Another aspect illustrated by the video is on the second line of text where we can see information about the groups initial position and its current position during the drag operation. The current position changes as the group is dragged, so dragging a group changes its position – at least that makes some sense!

Now look at the third line of text which shows information about the group’s clientRect. We can see that dragging the group as a whole changes only the x & y of the clientRect but not the dimensions. A mini conclusion is that we’ll generally be best using the position and size components of the Group.getClientRect() instead of the Group.position() and Group.size() values for most of our work with groups.

Dragging a shape in the group

We already looked at dragging the whole group – now lets look at what is happening when we are dragging a shape that is a child in the group. Setting draggable=true on the rect and circle shapes allow them to be dragged without moving the group.

Dragging an individual shape

Watch the top line of text which shows how the rect’s position changes and goes negative when the rect is dragged ‘outside’ the group. So the child shapes of a group ‘can’ be ‘outside’ of the group but their position stays connected to the position of the group.

Another thing to note is that the group’s clientRect (green box) expands to enclose the dragged shape but its position stays unchanged (red box). Probably underlining that Group.getClientRect() is more practically useful than Group.position() and group.size().

Groups & Clipping

Just while we’re looking at dragging a shape outside the group we should touch on the group.clip({x, y, width, height}) attribute. This allows the configuration of a rect, relative to the position of the group, which will act as a clipping region for the group. What that means is that a shape or part of a shape that is outside of the clipping region will be, well, clipped – or chopped out of view.

Using a transparent events rect / catching group events on empty space

Quick answer – it’s not possible to capture events on the empty space in a group. There is, however, a simple solution:

  • create a new Rect which is positioned and sized the same as the group.getClientRect()
  • make the rect opacity 0 to make it transparent
  • set listening = true for this rect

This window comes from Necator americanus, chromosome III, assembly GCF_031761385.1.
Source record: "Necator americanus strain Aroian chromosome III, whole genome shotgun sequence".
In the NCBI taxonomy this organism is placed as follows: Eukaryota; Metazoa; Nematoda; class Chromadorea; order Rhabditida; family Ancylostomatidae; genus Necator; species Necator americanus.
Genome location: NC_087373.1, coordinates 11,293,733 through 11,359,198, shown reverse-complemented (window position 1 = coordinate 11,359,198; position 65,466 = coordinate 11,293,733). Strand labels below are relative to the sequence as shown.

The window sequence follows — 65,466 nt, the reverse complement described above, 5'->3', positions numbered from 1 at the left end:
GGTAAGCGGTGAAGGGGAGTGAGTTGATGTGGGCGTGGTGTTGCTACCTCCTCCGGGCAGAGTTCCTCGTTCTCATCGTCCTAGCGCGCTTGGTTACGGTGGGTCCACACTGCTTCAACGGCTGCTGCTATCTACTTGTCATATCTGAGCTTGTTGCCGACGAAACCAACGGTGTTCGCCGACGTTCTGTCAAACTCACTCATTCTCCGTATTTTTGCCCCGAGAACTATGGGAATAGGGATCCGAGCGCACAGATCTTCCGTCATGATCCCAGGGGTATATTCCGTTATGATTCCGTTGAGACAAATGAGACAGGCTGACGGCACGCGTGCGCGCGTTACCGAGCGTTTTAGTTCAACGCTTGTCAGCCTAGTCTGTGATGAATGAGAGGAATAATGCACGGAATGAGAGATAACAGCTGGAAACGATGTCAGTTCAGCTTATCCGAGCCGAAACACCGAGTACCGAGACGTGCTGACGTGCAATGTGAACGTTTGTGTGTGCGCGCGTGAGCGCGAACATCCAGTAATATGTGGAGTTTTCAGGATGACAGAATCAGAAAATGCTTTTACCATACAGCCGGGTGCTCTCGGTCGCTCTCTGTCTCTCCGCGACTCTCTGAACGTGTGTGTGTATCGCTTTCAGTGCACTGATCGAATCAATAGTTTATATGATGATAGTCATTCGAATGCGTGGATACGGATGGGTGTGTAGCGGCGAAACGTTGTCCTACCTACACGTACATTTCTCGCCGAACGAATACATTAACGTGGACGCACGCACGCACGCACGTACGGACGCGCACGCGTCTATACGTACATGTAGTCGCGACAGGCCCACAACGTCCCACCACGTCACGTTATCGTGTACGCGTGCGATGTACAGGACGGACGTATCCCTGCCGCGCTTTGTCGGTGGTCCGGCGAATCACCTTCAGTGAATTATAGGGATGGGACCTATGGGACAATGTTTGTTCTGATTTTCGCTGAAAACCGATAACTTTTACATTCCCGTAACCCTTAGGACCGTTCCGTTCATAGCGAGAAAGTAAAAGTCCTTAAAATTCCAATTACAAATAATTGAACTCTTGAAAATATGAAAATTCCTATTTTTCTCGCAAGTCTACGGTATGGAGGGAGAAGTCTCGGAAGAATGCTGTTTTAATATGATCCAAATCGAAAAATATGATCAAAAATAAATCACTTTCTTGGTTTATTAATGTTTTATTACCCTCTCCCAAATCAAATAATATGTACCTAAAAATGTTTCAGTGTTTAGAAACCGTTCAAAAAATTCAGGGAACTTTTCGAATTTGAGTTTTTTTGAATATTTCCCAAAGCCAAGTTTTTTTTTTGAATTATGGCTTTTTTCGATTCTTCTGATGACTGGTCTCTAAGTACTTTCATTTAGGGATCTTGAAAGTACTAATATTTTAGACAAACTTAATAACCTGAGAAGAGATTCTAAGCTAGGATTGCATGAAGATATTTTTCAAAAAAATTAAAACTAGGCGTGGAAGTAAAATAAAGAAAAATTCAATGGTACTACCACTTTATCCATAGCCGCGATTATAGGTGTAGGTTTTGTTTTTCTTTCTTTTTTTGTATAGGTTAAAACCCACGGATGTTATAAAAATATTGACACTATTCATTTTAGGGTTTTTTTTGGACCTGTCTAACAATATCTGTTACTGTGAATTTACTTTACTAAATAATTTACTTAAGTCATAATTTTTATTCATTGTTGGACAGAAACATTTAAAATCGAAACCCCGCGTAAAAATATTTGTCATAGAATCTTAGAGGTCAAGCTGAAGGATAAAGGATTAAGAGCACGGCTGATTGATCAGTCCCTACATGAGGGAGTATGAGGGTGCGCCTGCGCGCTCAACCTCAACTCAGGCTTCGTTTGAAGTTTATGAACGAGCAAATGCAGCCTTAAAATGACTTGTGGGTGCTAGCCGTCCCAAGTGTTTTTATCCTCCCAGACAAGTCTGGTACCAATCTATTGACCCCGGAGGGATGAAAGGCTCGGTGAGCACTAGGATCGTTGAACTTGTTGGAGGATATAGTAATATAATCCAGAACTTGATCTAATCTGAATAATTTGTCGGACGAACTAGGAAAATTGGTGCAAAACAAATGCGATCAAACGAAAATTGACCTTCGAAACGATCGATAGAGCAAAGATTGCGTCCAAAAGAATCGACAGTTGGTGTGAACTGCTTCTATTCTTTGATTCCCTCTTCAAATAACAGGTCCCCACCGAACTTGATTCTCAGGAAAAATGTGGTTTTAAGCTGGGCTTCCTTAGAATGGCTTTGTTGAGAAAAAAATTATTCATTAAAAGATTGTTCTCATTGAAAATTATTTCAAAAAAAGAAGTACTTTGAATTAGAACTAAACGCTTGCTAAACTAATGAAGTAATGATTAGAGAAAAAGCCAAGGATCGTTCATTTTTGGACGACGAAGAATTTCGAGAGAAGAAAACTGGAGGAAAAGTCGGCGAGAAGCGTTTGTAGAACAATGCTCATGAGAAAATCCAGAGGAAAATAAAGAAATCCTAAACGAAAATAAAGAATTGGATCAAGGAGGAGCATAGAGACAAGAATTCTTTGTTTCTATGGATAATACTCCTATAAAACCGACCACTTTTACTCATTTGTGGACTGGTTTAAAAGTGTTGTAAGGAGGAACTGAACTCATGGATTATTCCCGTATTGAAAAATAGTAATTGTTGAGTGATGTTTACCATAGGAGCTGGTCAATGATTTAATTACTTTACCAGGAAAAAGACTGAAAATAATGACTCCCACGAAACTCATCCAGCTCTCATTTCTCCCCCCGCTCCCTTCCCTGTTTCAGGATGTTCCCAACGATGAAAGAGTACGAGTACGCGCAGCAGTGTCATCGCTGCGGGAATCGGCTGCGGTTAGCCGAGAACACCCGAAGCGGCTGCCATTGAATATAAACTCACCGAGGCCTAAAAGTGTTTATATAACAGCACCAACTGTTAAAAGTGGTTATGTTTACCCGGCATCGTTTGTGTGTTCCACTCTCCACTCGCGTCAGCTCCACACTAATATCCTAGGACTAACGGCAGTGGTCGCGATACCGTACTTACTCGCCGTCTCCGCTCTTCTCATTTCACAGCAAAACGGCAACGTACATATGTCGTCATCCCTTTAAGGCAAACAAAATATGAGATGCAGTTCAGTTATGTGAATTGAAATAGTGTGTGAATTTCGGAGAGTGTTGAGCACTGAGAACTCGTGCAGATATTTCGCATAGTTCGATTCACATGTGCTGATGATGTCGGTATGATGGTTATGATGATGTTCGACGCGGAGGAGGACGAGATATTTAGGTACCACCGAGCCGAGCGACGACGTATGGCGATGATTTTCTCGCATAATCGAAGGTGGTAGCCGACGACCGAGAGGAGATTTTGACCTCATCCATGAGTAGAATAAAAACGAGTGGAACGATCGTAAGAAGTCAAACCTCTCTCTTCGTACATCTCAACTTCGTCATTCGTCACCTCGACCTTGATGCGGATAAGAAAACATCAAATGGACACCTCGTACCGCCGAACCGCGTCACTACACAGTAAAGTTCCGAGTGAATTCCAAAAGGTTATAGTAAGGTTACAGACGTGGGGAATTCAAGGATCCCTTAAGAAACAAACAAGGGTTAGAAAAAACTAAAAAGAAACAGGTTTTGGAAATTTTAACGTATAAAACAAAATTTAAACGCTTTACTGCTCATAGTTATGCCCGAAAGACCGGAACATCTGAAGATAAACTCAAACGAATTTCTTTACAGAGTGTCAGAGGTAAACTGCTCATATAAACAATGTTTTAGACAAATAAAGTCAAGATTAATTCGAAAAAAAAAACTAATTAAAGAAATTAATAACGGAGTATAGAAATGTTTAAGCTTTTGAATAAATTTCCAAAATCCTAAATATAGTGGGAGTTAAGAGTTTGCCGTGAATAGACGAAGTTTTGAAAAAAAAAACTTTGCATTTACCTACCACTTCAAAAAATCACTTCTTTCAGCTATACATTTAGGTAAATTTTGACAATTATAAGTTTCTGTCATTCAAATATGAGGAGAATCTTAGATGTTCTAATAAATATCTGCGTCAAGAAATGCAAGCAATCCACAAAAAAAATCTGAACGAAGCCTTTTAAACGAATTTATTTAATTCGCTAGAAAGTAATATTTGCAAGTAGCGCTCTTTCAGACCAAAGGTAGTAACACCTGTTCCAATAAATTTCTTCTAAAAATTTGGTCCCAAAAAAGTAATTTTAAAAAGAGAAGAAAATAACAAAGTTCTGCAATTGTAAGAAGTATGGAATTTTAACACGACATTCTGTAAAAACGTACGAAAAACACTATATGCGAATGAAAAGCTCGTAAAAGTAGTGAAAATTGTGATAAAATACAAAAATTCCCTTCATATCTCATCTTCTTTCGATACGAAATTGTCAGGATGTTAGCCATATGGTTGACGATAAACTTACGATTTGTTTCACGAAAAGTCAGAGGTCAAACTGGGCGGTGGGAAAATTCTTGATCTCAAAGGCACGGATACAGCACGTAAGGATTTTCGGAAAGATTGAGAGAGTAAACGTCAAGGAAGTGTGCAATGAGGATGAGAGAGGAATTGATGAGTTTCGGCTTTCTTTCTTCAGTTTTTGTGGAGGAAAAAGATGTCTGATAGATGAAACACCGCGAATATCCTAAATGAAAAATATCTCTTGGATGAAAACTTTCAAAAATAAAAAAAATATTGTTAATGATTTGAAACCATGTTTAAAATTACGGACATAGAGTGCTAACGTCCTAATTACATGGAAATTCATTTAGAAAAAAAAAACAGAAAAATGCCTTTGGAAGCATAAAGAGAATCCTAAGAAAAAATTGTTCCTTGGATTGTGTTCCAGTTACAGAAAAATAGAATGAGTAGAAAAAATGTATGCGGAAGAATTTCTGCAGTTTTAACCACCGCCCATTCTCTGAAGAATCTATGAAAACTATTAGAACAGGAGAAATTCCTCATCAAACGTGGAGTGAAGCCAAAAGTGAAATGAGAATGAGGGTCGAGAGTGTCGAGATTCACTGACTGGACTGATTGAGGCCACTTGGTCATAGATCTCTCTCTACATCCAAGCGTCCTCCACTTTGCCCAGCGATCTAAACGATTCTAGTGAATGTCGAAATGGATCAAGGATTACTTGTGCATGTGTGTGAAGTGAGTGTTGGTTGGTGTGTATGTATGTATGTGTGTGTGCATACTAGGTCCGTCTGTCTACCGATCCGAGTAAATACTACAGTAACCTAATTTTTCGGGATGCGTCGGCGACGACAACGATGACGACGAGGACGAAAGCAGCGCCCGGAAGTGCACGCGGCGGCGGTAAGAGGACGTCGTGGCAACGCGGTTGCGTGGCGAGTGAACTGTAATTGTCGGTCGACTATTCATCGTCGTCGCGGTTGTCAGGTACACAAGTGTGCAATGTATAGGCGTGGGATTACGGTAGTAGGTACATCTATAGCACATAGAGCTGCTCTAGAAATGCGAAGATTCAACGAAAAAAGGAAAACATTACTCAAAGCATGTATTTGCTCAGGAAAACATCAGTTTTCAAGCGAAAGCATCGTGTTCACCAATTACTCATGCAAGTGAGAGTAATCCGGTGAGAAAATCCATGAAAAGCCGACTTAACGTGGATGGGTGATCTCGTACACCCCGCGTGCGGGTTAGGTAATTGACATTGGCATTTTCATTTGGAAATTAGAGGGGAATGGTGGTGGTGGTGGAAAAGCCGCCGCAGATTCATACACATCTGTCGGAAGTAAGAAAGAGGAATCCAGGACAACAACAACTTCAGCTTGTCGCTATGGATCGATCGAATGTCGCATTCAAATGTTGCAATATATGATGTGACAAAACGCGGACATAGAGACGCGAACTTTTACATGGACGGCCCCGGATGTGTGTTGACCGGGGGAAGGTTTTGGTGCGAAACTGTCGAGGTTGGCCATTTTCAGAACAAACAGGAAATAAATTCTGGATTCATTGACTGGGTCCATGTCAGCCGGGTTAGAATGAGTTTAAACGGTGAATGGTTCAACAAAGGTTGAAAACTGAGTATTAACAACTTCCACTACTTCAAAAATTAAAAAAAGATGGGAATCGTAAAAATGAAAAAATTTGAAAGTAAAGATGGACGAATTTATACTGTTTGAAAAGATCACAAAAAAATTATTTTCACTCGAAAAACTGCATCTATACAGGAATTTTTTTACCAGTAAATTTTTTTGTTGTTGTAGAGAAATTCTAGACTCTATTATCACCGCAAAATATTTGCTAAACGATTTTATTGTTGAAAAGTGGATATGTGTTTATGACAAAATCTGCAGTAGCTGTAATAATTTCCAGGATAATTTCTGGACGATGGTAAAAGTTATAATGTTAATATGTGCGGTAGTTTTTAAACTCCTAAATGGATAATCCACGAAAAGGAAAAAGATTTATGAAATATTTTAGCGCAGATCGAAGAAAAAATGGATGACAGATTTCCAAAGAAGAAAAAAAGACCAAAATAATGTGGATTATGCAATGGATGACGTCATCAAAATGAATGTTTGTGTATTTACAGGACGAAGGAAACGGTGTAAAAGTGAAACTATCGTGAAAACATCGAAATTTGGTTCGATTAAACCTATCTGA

• and after adding the rect to the group, use rect.moveToBottom to place the events rect underneath all other shapes in the group.
  • Now set up your listeners for the new rect, et voila.

Here’s an example where the I’ve filled the events rect with lime and made it almost transparent so that we can see it for the demo. And as a result I can now click and drag on the group’s empty space.

Using a rect to detect events on empty space in a group

If you actually need to show a background color or border on your group then leave the opacity of the events rect unchanged and add the fill and stroke settings that you need.

Group Caching

One useful feature of groups is caching. The docs say that “we cache nodes to improve drawing performance, apply filters, or create more accurate hit regions.”. Besides performance you might be wondering if a cached group has event detection on the empty space in the group? Answer is no – you still need to use the shapes for dragging even a cached group, or throw a transparent rect into the group as the bottom element and detect events on that, as explained above.

Note that the Group.cache() method includes a bunch of config parameters. One on these is ‘drawBorder’ which will draw a red box around the cached group. You might find this useful to get a visual confirmation that a group is actually cached.

Summary

We’ve seen that it’s most practical to think clientRect() when dealing with the location and size of a group. And that a rectangle can be added to a group to make it’s empty space apparently clickable and draggable.

Thanks for reading.

VW July 2021